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CDW/IDC Canada report: Businesses facing unprecedented cybersecurity risks

A new report from CDW Canada and IDC Canada contains some sobering news for Canadian businesses: the number of successful cybersecurity breaches in 2022 more than doubled over the previous year. The data reinforces a troubling cybersecurity trend that can have some dire implications for businesses in any geography. We owe it to ourselves to pay closer attention – or risk becoming victims ourselves.


According to the 2023 Canadian Cybersecurity Study, businesses are under increasing pressure from cybercriminals as both the frequency and sophistication of attacks continue to escalate. Around 40% of respondents said they had faced more than 250 security-related attacks or threats throughout 2022. Just as concerning, approximately 10% of all cyberattacks over the same period were successful.

Compared to the previous year’s report, the number of attacks resulting in a breach – defined as the unauthorized removal of data or files – increased by 130%. Distributed denial of service (DDoS) attacks, involving brute-force waves of requests to a targeted system that force it to shut down, almost tripled year-over-year. Infiltrations, where an attacker breaks in but does not remove data, were also up by a factor of three.

CDW says the growing sophistication of cyberattacks is a concern. Also worrisome is the burgeoning number of entry points and endpoints as businesses increasingly migrate over to cloud-based infrastructure and end-users lean more heavily on mobile devices. The pandemic-driven shift to home and hybrid workplaces has accelerated the adoption of smart devices like smart speakers and appliances – which further raises the risk level for corporate exposure.


In a news release, CDW warns, “Threat detection and response is falling short amidst an increasingly challenging IT environment.” The researchers are also concerned organizations aren’t doing enough to keep up, adding, “While organizations are taking steps in the right direction to secure their IT assets, there is room for improvement to protect data and devices spread across various networks.”

These concerns are validated by the data: fully 62% of respondents said shortfalls in cybersecurity skills were compromising their ability to protect against cyber incidents, while 73% said it took them more than a week to recover from a cyberattack.

The report says the typical Canadian business takes 7.1 days to detect an incident – with some responses taking as long as 14.9 days. That’s just becoming aware of them: recovery takes an additional 25.6 days on average – or a total of up to 48 or so days to manage an incident from end-to-end.

CDW says this makes Canadian businesses vulnerable to greater risk of reinfection, loss of customer trust, and higher incident recovery costs.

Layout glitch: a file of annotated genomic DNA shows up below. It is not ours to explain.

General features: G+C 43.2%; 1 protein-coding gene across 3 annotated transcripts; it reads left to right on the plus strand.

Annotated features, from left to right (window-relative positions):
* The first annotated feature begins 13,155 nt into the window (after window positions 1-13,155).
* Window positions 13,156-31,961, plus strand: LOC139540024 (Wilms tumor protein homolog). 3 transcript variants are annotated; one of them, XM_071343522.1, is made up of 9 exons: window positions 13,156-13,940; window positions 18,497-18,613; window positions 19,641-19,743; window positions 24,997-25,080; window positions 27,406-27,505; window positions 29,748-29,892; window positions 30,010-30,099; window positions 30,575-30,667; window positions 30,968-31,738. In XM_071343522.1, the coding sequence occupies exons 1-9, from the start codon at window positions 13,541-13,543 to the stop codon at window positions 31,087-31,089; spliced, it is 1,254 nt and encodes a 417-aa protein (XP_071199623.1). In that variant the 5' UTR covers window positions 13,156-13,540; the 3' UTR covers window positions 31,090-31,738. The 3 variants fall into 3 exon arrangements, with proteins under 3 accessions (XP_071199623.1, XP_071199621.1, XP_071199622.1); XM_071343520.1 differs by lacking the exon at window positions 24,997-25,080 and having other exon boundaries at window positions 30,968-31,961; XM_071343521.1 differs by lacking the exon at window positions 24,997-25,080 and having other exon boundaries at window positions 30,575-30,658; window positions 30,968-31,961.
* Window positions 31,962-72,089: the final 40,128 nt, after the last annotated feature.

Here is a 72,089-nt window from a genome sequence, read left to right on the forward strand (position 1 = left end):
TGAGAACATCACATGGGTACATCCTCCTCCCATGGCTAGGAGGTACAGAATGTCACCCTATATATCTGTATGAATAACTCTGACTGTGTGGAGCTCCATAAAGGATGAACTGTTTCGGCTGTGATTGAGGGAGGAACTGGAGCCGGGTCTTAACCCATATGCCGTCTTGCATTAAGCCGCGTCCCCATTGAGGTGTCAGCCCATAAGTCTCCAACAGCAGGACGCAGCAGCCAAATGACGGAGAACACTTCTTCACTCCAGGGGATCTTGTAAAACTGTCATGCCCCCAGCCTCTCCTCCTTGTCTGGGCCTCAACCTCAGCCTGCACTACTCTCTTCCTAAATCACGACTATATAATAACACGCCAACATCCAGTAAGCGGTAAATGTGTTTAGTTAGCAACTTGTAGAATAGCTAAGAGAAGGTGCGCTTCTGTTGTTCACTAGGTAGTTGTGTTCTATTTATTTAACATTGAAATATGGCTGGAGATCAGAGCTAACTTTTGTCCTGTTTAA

The researchers include a number of recommendations organizations should follow if they want to reduce their threat profile, including:

  1. Automate security response processes. Most organizations traditionally manage cybersecurity with task-based teams that tend to operate in silos, often using manual tools and processes to identify threats and respond to them. Instead, build repeatable threat detection and asset monitoring workflows using commonly available frameworks, such as Mitre’s Adversarial Tactics, Techniques and Common Knowledge (ATT&CK).
  2. Adopt a zero trust culture. Face it: strictly perimeter-based security methodologies are no longer enough. Placing all protections around the edge, then allowing anyone to roam around unencumbered is a recipe for disaster. Zero trust assumes every access request comes from a malicious source and applies least-privilege access to all resource requests throughout the infrastructure.
  3. Inject security into cloud migration. Too many organizations accelerated their push into the cloud during the pandemic, and in doing so failed to design security into this new distributed architecture. Opportunistic cybercriminals are taking advantage of the resulting weak points. Revisit data and systems access policies and controls to ensure they’re optimized for the cloud and invest in security tools and processes to ensure alignment with the as-a-service landscape.
  4. Shift from DevOps to DevSecOps. The frightening new world of cyberinsecurity dictates a new approach to developing, implementing, and managing software. Security teams can no longer afford to operate in isolation from development and operational teams – rather security must be holistically embedded into the development process. Ensure stakeholders collaborate to identify vulnerabilities throughout the development lifecycle and empower developers to address them from the start.


The data in this latest report reinforces the stark truth that the threat landscape isn’t going to resolve itself anytime soon. Organizations are under intensifying pressure to change how they implement security, and how they build and sustain a culture that adapts to future threats. The very future of their business depends on their ability to proactively – and efficiently – respond.

We’re working on a game-changing platform, StringNetwork, that’s designed to address many of the weaknesses inherent in current approaches to security and connectivity. Check it out here and sign up if you’d like to be among the first to learn more.